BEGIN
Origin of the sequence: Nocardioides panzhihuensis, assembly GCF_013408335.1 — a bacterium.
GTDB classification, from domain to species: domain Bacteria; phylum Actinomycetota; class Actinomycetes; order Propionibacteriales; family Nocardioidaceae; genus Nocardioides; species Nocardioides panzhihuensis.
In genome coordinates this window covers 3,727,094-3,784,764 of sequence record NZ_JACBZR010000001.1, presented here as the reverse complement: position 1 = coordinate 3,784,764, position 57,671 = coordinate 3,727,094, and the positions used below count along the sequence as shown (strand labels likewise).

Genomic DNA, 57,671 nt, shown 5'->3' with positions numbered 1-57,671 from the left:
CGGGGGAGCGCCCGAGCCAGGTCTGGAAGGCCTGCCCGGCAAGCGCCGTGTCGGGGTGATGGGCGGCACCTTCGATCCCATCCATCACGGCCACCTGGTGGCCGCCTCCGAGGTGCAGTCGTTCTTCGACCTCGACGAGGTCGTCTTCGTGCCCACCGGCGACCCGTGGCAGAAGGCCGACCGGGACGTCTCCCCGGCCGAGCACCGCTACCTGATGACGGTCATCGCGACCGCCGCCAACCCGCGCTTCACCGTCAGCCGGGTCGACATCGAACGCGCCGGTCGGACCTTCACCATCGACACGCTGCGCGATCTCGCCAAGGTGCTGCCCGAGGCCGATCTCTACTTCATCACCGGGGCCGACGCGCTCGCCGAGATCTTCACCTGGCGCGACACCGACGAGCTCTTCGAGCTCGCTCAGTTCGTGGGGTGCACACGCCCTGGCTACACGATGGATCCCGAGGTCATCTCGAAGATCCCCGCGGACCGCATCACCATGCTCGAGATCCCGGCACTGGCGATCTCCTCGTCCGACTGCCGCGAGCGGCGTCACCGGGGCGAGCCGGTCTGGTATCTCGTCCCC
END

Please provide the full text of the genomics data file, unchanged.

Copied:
Origin of the sequence: Nocardioides panzhihuensis, assembly GCF_013408335.1 — a bacterium.
GTDB classification, from domain to species: domain Bacteria; phylum Actinomycetota; class Actinomycetes; order Propionibacteriales; family Nocardioidaceae; genus Nocardioides; species Nocardioides panzhihuensis.
In genome coordinates this window covers 3,727,094-3,784,764 of sequence record NZ_JACBZR010000001.1, presented here as the reverse complement: position 1 = coordinate 3,784,764, position 57,671 = coordinate 3,727,094, and the positions used below count along the sequence as shown (strand labels likewise).

Genomic DNA, 57,671 nt, shown 5'->3' with positions numbered 1-57,671 from the left:
CGGGGGAGCGCCCGAGCCAGGTCTGGAAGGCCTGCCCGGCAAGCGCCGTGTCGGGGTGATGGGCGGCACCTTCGATCCCATCCATCACGGCCACCTGGTGGCCGCCTCCGAGGTGCAGTCGTTCTTCGACCTCGACGAGGTCGTCTTCGTGCCCACCGGCGACCCGTGGCAGAAGGCCGACCGGGACGTCTCCCCGGCCGAGCACCGCTACCTGATGACGGTCATCGCGACCGCCGCCAACCCGCGCTTCACCGTCAGCCGGGTCGACATCGAACGCGCCGGTCGGACCTTCACCATCGACACGCTGCGCGATCTCGCCAAGGTGCTGCCCGAGGCCGATCTCTACTTCATCACCGGGGCCGACGCGCTCGCCGAGATCTTCACCTGGCGCGACACCGACGAGCTCTTCGAGCTCGCTCAGTTCGTGGGGTGCACACGCCCTGGCTACACGATGGATCCCGAGGTCATCTCGAAGATCCCCGCGGACCGCATCACCATGCTCGAGATCCCGGCACTGGCGATCTCCTCGTCCGACTGCCGCGAGCGGCGTCACCGGGGCGAGCCGGTCTGGTATCTCGTCCCC